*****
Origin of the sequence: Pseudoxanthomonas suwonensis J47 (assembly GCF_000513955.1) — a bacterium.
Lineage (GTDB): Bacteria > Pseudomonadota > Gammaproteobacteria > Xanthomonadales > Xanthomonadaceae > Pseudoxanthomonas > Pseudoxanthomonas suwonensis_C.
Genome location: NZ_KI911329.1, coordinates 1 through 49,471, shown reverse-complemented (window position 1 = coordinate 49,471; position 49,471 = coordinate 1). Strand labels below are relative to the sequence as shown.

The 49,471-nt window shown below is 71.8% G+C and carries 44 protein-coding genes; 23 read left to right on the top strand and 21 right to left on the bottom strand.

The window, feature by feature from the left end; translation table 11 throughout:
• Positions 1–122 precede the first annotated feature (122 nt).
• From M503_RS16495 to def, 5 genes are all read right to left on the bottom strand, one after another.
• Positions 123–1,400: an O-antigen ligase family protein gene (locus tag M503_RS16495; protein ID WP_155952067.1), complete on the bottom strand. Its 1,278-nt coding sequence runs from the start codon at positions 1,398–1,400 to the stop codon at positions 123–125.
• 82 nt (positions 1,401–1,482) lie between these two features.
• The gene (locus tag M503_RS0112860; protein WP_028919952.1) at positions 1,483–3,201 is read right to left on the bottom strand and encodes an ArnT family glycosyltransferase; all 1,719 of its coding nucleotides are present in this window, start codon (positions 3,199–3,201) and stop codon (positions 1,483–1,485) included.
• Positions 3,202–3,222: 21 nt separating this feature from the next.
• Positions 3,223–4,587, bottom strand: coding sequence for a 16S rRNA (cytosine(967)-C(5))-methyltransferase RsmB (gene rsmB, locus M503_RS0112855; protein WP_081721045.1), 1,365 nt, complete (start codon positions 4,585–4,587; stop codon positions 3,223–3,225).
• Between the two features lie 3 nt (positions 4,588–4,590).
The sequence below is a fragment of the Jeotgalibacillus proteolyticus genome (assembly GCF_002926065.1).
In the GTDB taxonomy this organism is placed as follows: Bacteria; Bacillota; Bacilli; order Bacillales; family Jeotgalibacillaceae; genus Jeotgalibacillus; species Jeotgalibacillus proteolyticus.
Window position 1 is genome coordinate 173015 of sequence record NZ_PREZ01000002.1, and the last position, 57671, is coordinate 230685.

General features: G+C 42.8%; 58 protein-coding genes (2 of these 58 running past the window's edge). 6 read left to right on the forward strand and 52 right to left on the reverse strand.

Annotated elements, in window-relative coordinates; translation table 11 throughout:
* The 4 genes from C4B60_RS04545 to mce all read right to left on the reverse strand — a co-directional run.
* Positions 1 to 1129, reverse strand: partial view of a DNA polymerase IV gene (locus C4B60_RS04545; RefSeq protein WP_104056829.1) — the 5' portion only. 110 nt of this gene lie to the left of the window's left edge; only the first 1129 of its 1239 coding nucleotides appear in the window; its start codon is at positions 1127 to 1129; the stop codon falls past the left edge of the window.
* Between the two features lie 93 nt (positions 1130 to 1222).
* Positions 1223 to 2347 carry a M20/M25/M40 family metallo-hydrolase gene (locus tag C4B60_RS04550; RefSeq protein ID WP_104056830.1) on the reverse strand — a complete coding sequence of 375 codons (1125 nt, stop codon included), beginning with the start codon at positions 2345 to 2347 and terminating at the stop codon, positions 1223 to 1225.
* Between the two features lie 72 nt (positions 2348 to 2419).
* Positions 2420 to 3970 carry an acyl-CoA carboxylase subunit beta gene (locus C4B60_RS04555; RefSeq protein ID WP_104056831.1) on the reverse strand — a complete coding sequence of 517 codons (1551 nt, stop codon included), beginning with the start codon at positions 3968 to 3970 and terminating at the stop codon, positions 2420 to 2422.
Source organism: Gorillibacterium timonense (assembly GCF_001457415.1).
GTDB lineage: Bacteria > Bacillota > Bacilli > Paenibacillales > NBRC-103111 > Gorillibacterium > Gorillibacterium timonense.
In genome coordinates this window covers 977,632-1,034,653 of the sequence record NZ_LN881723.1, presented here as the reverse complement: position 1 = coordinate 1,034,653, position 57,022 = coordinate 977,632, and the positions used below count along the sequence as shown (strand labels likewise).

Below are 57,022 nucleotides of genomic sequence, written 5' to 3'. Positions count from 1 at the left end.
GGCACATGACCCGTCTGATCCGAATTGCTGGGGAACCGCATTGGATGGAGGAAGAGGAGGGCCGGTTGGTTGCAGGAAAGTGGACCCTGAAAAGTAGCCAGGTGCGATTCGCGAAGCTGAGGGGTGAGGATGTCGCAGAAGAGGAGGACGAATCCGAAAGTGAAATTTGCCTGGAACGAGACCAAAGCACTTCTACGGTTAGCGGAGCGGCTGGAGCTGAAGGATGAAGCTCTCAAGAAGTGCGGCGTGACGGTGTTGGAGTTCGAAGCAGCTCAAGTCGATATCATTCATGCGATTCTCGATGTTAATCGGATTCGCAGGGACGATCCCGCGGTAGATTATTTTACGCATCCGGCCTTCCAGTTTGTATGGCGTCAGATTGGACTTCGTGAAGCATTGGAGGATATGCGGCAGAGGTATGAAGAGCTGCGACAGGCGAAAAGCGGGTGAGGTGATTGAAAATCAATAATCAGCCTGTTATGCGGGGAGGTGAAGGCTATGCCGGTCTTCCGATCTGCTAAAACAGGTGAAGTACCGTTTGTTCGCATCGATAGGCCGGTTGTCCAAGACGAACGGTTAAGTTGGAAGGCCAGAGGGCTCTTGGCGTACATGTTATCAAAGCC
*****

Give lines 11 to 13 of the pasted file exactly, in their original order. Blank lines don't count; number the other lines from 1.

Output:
• Positions 3,202–3,222: 21 nt separating this feature from the next.
• Positions 3,223–4,587, bottom strand: coding sequence for a 16S rRNA (cytosine(967)-C(5))-methyltransferase RsmB (gene rsmB, locus M503_RS0112855; protein WP_081721045.1), 1,365 nt, complete (start codon positions 4,585–4,587; stop codon positions 3,223–3,225).
• Between the two features lie 3 nt (positions 4,588–4,590).